I’m not sure exactly why Oliver did not mention McMullin. I suspect it is primarily that McMullin does not have any of the wackiness of Stein or Johnson, so using him for a comedy segment is not as easy to do as with the others. However, considering he at least mentioned the Prohibition Party nominee, the Legal Marijuana Now Party nominee, and that he spent over a minute for independent Joe Exotic, his omission of McMullin is quite glaring.

Another omission is near the end of the segment in which he describes the race as choosing between the lesser of four evils. He describes Hillary Clinton as “a hawkish, Wall Street friendly embodiment of everything that some people can’t stand about politics.” Really? That’s the way he describes Clinton?

First of all, I completely understand why some on the left describe Clinton has hawkish and Wall Street friendly. For a show hosted by a progressive and with a mostly progressive audience, that criticism is not unreasonable. However, I do hope that people keep in mind that that characterization is relative to a progressive worldview. Prior to Donald Trump’s isolationism, I think it would be fair to say that most criticism of Hillary Clinton’s foreign policy from the right would have been for not being hawkish enough. Conservatives generally saw her as an extension of Obama’s foreign policy which they saw as too weak.

If we take Wall Street to mean favoritism for the big banks, I think many Republicans would agree that she is too Wall Street friendly. However, if one means that she’s too lax on business regulation, calling her “Wall Street friendly” is laughable from a conservative perspective. Many readers on the left are probably thinking that these labels are still accurate and that conservatives are just even crazier. I won’t try and dissuade anyone of that here. My only point is that calling her hawkish and Wall Street friendly is relative to a progressive worldview, not necessarily to the political center.

Secondly, Oliver only says that she embodies what some people hate about politics? No mention of her own lies and scandals? For reference, on September 25 he compared the scandals between the two major party nominees, and came to the conclusion that Clinton’s scandals might be larger than typical politicians’, but that they are still miniscule in comparison to Trump’s. Fair enough, but his segment on scandals mischaracterizes some of the criticism she has received.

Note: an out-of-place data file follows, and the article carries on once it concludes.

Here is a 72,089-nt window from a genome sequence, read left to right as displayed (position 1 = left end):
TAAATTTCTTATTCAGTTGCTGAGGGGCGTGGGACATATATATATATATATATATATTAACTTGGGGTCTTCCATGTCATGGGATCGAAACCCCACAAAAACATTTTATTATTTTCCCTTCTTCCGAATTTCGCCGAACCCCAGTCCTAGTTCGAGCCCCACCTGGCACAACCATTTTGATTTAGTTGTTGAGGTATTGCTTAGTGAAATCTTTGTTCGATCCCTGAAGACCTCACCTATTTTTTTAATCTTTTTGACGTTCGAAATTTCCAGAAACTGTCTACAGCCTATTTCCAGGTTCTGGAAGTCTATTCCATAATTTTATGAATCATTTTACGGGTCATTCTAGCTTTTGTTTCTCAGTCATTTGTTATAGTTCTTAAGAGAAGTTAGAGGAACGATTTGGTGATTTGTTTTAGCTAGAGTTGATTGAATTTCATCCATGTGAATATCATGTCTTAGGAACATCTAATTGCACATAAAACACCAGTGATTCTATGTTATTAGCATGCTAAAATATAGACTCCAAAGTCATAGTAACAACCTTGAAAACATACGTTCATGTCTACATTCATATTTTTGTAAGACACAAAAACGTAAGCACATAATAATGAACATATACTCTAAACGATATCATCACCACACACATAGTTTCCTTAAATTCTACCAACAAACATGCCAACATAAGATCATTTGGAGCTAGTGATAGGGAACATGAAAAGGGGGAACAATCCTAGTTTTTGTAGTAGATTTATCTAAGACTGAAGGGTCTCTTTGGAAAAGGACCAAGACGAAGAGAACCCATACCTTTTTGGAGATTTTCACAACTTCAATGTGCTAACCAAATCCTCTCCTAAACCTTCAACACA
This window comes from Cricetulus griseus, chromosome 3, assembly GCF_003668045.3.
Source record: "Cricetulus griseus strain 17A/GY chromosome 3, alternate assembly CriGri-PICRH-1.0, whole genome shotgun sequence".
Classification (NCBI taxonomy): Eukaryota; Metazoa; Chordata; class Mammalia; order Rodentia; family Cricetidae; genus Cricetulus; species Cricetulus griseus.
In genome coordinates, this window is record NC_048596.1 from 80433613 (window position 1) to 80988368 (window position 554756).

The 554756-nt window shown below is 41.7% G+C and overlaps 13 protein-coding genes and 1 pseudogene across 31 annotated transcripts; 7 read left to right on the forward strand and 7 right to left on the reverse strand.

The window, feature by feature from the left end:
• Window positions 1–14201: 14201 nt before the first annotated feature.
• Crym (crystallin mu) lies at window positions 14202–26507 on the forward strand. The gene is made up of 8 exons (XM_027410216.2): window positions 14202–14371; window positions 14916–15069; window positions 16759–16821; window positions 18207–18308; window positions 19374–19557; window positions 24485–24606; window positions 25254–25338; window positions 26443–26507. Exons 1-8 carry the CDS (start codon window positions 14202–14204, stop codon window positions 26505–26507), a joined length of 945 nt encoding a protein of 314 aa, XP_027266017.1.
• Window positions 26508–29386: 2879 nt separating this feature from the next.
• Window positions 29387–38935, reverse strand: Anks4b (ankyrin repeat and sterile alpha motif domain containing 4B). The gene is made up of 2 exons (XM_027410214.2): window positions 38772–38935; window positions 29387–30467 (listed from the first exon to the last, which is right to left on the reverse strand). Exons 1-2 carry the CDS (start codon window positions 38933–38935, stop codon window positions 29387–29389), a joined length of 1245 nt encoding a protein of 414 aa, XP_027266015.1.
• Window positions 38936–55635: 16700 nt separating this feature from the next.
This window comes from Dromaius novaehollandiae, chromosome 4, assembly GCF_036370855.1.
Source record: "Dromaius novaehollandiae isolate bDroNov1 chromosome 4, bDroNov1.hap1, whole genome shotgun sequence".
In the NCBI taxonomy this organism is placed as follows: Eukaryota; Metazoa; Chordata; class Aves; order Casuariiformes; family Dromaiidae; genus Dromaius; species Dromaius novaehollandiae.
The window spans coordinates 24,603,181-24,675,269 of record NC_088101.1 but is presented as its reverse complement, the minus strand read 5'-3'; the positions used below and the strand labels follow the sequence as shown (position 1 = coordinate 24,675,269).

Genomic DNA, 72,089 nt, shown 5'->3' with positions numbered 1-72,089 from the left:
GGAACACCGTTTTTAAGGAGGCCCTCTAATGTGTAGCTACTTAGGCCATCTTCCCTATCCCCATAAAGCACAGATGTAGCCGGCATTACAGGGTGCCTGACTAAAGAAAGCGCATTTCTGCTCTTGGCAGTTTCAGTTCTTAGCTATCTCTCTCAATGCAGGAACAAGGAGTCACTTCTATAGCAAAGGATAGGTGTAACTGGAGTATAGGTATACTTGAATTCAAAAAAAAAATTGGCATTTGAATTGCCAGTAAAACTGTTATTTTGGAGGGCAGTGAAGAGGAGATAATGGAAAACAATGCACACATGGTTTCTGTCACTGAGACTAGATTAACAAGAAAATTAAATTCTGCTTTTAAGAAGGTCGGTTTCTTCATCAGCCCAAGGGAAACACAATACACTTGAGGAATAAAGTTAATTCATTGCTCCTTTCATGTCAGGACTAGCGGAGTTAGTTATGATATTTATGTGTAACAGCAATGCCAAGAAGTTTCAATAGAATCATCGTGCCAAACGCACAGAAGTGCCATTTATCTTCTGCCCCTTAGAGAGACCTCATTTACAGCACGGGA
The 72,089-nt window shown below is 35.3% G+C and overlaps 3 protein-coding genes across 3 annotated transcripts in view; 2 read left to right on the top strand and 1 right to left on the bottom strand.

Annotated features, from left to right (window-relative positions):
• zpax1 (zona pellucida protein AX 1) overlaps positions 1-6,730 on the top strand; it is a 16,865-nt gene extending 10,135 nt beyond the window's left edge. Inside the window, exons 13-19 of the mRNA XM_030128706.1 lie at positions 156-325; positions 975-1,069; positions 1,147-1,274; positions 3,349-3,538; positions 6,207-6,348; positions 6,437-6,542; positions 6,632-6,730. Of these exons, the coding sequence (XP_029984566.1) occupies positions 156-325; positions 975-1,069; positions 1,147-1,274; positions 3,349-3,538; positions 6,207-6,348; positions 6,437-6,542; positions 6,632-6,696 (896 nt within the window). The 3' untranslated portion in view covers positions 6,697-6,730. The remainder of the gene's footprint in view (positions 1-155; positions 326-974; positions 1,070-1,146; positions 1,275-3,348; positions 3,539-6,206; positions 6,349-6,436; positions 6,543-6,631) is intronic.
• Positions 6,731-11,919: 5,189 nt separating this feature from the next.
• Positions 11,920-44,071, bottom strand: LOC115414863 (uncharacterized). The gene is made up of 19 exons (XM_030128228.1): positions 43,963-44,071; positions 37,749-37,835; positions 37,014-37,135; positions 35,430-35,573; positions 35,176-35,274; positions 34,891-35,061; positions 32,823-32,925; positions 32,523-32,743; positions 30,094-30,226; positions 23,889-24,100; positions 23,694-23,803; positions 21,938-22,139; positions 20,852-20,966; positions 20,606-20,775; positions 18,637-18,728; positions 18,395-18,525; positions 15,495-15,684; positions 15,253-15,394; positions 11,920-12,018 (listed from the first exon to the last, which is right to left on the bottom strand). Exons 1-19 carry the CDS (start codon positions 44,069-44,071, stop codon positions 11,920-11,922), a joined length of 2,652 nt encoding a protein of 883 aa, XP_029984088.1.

For instance, he mentions Benghazi and how Clinton had not been found “evidence of wrongdoing by Clinton” in regards to the attack. However, the “scandal” part of Benghazi are the allegations that Clinton (and the Obama administration more generally) framed the attack as spontaneous and blamed it on an Internet video all while knowing it was pre-planned.

He spends most of the scandal segment analyzing the email scandal, though. He makes it seem as though Clinton’s most dishonest remark was that the server was allowed. However, when he discusses how there was some classified information found on her emails, he does not mention that this information came out after Clinton had long maintained that there was no classified information. Clinton has also claimed that there was no information that was marked as classified, which is also untrue. Furthermore, she has said that she gave all of the work related emails to the government, which is untrue as well. Her personal aids deleted thousands of emails that they deemed personal. The controversy about her emails is not just that she had it in the first place; it’s also about how she has repeatedly lied about her email server. Using the words “lying” or “scandal-plagued” would have been a far more appropriate negative description of Clinton than as being the “embodiment of what some people can’t stand about politics.”

These omissions leave Oliver’s segment on third parties less informative and more one-sided than it could have been. Of course, Oliver is a comedian and does not have a journalistic responsibility for neutrality. However, viewers should always keep in mind that when they watch Last Week Tonight, it’s a comedy show first and foremost, and a source for information second.

Post Author: tucollegian

Leave a Reply

Your email address will not be published. Required fields are marked *